Russia-Ukraine: Two years of war
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Russia's President Putin and North Korea's leader Kim meet in Amur region.


Putin toasts to “strengthening of cooperation” with Kim Jong Un

North Korea’s Kim Jong Un and Russian President Vladimir Putin met for several hours on Wednesday in Russia’s far east region amid reports that the Kremlin is looking to buy ammunition and weapons from Pyongyang due to dwindling stockpiles at home.

What's more, as the meeting was underway, North Kora fired two short-range ballistic missiles off its east coast that landed in the sea.

It was the first time that Kim, an international pariah, has left the North in some four years. Putin, for his part, walked his friend through Russia's most modern space rocket launch site, while confirming that “all issues” were on the table – a nod to the fact that Pyongyang wants both economic aid – notably food and grain – and military tech in the trade.

The Kremlin also held a state dinner to reinforce the budding friendship.

The two also toasted to Putin’s war in Ukraine, with Kim affirming that North Korea “stand with Russia in the anti-imperialist, self-reliant front.” Still, as an increasingly isolated Putin looks for more friends, as Ian Bremmer notes, using the pariah Kim to prove that he’s not totally isolated – particularly just as the UN General Assembly gets underway in New York – is hardly a winning diplomatic strategy.

Russian President Vladimir Putin and North Korea's leader Kim Jong Un.


Kim Jong Un meets Vladimir Putin

Infamous North Korean recluse Kim Jong Un does not leave the Korean Peninsula much, but he’s currently on route to Russia to meet Vladimir Putin.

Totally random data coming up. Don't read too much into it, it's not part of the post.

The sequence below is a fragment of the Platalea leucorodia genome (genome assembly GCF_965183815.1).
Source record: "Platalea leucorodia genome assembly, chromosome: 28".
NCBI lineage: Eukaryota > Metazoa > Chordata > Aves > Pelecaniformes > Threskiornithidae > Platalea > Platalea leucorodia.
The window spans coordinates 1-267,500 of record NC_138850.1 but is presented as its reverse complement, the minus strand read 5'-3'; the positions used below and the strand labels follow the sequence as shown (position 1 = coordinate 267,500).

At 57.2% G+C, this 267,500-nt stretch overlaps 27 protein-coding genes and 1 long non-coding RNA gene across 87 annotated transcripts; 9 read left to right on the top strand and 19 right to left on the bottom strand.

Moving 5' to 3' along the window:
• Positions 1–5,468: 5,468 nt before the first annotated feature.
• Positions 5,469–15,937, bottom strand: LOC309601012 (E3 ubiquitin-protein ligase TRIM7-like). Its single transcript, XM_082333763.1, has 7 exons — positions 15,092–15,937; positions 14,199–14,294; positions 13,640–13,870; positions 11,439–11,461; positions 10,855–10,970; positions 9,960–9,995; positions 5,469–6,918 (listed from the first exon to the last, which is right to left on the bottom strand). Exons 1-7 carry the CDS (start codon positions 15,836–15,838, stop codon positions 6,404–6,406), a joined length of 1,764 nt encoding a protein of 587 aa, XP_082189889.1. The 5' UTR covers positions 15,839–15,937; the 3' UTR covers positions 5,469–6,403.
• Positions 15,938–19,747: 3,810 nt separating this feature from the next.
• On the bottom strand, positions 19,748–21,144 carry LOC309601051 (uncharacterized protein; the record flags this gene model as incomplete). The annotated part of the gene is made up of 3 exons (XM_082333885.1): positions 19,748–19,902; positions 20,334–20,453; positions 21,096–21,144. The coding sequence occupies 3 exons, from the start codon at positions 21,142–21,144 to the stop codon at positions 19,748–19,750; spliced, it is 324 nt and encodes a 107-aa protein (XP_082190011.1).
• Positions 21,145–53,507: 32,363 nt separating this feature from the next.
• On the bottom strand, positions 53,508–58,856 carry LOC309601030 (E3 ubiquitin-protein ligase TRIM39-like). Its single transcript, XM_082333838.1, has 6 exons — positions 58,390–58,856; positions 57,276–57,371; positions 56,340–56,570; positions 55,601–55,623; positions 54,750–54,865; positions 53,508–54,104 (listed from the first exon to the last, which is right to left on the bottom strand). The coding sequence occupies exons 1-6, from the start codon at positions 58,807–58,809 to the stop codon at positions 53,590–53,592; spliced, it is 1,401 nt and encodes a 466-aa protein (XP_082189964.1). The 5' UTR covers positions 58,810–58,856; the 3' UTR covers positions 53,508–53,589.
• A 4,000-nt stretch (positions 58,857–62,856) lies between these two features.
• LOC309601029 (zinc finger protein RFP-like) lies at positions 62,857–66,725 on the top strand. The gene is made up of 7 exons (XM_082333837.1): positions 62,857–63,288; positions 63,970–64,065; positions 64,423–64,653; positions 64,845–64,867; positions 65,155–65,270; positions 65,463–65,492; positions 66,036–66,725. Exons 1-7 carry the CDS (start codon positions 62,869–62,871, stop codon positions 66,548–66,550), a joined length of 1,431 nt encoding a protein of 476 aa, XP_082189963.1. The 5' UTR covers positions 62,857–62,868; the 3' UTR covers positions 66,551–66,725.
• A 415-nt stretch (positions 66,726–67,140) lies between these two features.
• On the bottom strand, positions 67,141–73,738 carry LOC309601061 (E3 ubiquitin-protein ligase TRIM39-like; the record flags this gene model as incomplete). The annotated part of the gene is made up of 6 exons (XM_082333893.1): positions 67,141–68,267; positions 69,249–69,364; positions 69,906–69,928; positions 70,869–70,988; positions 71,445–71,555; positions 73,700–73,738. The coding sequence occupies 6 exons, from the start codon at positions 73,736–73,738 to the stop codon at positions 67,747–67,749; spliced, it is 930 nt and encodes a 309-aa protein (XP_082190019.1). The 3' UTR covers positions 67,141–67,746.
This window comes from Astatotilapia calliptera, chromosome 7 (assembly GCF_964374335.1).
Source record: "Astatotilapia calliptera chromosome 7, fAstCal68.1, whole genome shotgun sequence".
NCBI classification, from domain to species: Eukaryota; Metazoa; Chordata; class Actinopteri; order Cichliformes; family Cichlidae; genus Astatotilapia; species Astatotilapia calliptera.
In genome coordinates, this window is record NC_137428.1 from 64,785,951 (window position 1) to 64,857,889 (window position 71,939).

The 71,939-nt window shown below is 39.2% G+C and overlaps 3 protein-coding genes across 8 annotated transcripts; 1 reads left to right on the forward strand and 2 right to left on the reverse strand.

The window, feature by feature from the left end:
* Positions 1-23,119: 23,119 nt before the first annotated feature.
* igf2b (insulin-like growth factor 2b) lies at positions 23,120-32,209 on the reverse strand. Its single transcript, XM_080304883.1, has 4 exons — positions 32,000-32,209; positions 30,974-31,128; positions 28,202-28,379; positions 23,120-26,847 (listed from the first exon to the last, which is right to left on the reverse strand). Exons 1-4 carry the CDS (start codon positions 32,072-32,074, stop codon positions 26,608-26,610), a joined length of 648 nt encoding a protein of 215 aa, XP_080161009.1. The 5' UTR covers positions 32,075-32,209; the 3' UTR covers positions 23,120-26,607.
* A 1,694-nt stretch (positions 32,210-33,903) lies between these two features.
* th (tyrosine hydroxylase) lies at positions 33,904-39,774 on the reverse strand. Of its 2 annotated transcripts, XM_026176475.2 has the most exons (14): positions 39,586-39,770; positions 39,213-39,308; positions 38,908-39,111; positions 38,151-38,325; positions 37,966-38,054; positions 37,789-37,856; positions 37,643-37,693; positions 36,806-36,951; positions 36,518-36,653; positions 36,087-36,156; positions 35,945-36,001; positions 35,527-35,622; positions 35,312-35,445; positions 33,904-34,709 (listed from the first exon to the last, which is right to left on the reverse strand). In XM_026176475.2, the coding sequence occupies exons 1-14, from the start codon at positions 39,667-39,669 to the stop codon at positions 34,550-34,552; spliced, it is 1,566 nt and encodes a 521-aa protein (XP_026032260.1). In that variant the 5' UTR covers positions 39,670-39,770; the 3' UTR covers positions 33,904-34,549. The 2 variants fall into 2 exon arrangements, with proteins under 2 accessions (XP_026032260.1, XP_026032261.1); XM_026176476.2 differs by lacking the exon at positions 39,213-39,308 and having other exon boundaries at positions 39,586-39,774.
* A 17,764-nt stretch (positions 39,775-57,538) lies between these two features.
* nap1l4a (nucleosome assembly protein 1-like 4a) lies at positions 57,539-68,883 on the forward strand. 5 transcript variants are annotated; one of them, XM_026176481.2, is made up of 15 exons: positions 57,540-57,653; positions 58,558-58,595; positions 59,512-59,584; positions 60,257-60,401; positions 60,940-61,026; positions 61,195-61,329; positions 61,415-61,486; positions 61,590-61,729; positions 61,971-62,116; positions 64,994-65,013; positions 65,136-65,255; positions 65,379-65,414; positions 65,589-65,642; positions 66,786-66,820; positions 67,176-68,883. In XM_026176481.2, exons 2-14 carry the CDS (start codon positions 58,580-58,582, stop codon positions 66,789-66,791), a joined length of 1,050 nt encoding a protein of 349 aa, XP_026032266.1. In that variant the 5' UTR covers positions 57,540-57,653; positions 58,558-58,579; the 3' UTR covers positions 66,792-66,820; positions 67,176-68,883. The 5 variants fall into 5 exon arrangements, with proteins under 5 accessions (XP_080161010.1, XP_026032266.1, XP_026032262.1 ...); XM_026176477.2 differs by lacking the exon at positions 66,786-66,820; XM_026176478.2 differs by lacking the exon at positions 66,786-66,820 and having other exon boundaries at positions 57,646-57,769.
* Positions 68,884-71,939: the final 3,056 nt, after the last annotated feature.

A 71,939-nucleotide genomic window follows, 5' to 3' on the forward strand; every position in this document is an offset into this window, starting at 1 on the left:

It’s the first time that Kim, who’s making the long journey by train, has left the North in some four years, and his last trip abroad was also to the Russian city of Vladivostok where he’s expected to disembark on Tuesday. The Kremlin is treating it as a full state visit.

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Paige Fusco

The Graphic Truth: Russian and Chinese oil exports to North Korea

North Korean leader Kim Jong Un’s summit with Russian President Vladimir Putin in the Russian Pacific port city of Vladivostok is in part meant to highlight that both leaders – though isolated – still have friends in high places. Putin is expected to ask for additional arms from North Korea, while Pyongyang wants economic and material help as it struggles with ongoing food shortages and perennial economic mismanagement.

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A TV screen shows an image of North Korean leader Kim Jong Un with Russian Defense Minister Sergei Shoigu in Pyongyang.


North Korea hacked who now?

For five months in 2021-2022, North Korean hackers ran wild in the systems of a top Russian missile company, according to a new report by Reuters.

The breach of NPO Mashinostroyeniya, which makes Russia’s cutting-edge hypersonic cruise missiles, was discovered by Reuters and a team of cybersecurity experts who were tipped off when an IT person at the Russian company uploaded info about the hack to a server monitored by global cyber analysts.

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North Korean soldiers on a vehicle carrying rockets during a military parade in Pyongyang.

REUTERS/Damir Sagolj

What We’re Watching: Russia buys North Korean arms, EU tilts at windfalls, Indonesians take to the streets

Russia scrambles for weapons

Newly declassified US intelligence claims that Russia is buying millions of artillery shells and rockets from North Korea. If true, this is yet more evidence that a Russian military leadership expecting a quick victory in Ukraine following its Feb. 24 invasion has badly miscalculated both Russia’s capabilities and the intensity and effectiveness of Ukrainian military resistance. The weaponry North Korea is providing is not the high-tech, precision-guided munitions that US and European export controls are designed to prevent Russia from producing. These are basic weapons that Russia appears unable to produce in needed quantities. US intelligence also suggests that a significant number of drones Russia has been forced to purchase from Iran have proven defective. These revelations underscore two important problems for Russia. First, Western sanctions are badly disrupting Russian supply lines, making it impossible for the Russian arms industry to produce the weapons that Russia would need to win the war in Ukraine. Second, while China remains happy to buy Russian oil, it has so far proven unwilling to defy US warnings not to violate weapons and parts sanctions against Moscow.

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